Back to Out of the Past. The film was directed by the great Jacques Tourneur, who also directed the classic Cat People (1941) and the haunting I Walked With a Zombie (1943). Tourneur’s Westerns are also pretty wonderful – Canyon Passage (1946) in particular is worth checking out. Again, the plot is relatively complex. In an environment of unusual woodland settings, Indians inflamed by a rape and murder seek revenge from settlers who are riven internally by greed and sexual jealousy. Oddly, the forthright hero (played by Dana Andrews, another old drinking buddy of Daniel Mainwaring) is a consistent failure as an entrepreneur throughout the film, and yet remains undaunted to the very end – but hey that’s America, where you can always get up and try again with your best gal by your side, some place else.
Finally the excellent 2011 indie feature Martha Marcy May Marlene serves as a useful companion piece to Out of the Past. This story too, unfolds in flashbacks – but they are told/unleashed by an unreliable narrator, who has been psychologically damaged by the events she has been through. This story too, is about the indelible effect of past actions. Although this time, the cult leader (John Hawkes) of the murderous hippie commune from which Martha/Marcy has just escaped seems more like the similarly genial but equally unstoppable force of evil (“Don’t he ever sleep?”) that Robert Mitchum played in Night of the Hunter, rather than anything to be found in Out of the Past.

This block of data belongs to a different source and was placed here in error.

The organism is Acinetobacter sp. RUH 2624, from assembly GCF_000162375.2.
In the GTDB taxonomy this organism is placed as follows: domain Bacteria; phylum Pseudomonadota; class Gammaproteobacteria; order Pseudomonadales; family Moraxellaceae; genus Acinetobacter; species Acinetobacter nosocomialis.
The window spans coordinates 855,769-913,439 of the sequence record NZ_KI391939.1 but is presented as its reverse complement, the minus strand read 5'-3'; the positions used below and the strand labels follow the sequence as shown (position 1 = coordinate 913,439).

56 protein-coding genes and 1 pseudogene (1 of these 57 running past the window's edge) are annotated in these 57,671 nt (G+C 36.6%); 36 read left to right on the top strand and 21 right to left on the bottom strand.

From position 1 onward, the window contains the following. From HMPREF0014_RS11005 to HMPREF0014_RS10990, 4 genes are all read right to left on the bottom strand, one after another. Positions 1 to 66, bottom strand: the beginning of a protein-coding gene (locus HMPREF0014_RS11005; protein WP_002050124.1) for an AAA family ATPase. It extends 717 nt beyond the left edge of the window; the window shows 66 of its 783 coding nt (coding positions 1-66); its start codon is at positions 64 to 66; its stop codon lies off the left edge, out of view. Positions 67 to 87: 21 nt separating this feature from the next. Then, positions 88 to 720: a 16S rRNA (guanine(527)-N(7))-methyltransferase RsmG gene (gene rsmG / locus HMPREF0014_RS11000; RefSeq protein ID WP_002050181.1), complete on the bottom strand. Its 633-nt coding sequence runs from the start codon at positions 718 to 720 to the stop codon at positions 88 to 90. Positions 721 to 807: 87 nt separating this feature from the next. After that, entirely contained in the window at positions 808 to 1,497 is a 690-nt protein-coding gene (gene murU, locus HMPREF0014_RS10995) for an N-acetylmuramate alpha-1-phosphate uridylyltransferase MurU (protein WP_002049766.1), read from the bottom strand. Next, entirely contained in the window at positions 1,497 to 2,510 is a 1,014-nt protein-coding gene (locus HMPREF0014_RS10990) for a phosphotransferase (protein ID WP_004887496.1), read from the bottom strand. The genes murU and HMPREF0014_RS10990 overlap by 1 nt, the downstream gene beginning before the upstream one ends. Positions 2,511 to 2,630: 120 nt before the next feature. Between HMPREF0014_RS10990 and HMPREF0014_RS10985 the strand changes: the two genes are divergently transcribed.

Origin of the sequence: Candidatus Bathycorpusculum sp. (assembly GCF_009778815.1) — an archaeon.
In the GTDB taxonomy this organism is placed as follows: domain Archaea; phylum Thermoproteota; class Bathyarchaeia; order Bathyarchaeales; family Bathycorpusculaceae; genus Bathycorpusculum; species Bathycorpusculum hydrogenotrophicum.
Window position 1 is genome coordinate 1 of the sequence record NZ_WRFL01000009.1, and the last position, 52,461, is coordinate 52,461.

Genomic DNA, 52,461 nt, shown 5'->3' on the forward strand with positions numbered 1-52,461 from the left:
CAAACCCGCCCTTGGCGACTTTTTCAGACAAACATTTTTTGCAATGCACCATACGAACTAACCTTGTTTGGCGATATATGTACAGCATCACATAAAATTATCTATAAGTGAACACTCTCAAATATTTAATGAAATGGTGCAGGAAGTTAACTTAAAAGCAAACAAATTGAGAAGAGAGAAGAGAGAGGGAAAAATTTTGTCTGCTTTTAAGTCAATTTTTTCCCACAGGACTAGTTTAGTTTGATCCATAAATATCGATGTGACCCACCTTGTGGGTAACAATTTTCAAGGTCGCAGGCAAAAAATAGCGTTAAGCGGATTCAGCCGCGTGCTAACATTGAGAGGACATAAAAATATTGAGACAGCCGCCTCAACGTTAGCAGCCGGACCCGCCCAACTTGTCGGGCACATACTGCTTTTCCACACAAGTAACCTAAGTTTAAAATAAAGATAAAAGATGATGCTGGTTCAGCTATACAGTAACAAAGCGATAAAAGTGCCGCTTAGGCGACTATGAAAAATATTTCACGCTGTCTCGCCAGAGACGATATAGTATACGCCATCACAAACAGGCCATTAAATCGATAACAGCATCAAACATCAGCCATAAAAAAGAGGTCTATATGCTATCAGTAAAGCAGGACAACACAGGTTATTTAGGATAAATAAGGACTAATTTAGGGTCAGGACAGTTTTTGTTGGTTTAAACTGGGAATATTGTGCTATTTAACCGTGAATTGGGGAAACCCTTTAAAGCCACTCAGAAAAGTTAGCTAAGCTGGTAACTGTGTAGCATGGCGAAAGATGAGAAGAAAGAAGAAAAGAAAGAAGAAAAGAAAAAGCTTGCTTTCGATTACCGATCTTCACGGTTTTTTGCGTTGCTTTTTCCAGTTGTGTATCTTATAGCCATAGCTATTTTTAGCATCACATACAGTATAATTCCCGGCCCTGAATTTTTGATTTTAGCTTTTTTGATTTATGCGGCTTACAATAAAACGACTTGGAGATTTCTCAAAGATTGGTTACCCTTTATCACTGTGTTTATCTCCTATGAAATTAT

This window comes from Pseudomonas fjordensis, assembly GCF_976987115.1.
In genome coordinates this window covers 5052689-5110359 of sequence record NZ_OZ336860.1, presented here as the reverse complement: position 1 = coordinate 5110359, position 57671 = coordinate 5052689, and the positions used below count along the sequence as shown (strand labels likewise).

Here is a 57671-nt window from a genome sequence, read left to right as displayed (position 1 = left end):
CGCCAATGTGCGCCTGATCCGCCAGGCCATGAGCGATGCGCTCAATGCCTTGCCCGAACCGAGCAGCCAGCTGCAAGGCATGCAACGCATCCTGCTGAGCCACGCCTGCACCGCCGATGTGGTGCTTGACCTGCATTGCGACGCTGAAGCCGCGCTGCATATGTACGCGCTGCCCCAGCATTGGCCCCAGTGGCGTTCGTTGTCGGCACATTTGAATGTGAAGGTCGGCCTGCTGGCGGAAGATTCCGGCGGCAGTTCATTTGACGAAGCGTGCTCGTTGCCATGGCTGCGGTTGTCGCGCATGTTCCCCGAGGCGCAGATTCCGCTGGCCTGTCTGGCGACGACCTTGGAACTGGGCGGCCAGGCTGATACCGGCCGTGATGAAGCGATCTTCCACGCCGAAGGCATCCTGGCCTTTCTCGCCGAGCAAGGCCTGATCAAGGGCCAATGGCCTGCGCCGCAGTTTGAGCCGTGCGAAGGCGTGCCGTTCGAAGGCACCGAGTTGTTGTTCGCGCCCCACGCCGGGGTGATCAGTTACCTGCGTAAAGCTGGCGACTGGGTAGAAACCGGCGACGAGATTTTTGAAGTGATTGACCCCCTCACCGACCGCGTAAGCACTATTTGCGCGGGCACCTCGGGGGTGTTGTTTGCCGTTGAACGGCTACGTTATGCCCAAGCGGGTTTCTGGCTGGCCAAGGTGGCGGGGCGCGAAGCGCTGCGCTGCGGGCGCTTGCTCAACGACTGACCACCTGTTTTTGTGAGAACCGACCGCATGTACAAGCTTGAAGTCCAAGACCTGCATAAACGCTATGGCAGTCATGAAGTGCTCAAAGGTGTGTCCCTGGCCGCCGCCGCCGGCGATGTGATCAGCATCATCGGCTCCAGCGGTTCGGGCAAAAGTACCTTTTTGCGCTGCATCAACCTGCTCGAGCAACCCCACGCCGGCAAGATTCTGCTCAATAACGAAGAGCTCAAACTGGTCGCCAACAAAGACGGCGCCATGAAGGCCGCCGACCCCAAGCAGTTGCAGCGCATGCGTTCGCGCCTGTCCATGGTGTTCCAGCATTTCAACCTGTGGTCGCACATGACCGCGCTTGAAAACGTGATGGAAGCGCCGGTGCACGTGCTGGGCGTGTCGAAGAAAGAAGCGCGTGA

Incidentally, Mitchum is treated as a reliable narrator in Out of the Past and his character is passive enough for this version to be taken at face value. It would be interesting to re-make the film with Kathie as the narrator. I’m pretty sure she’d have a different take on things, and we’d really want to believe her.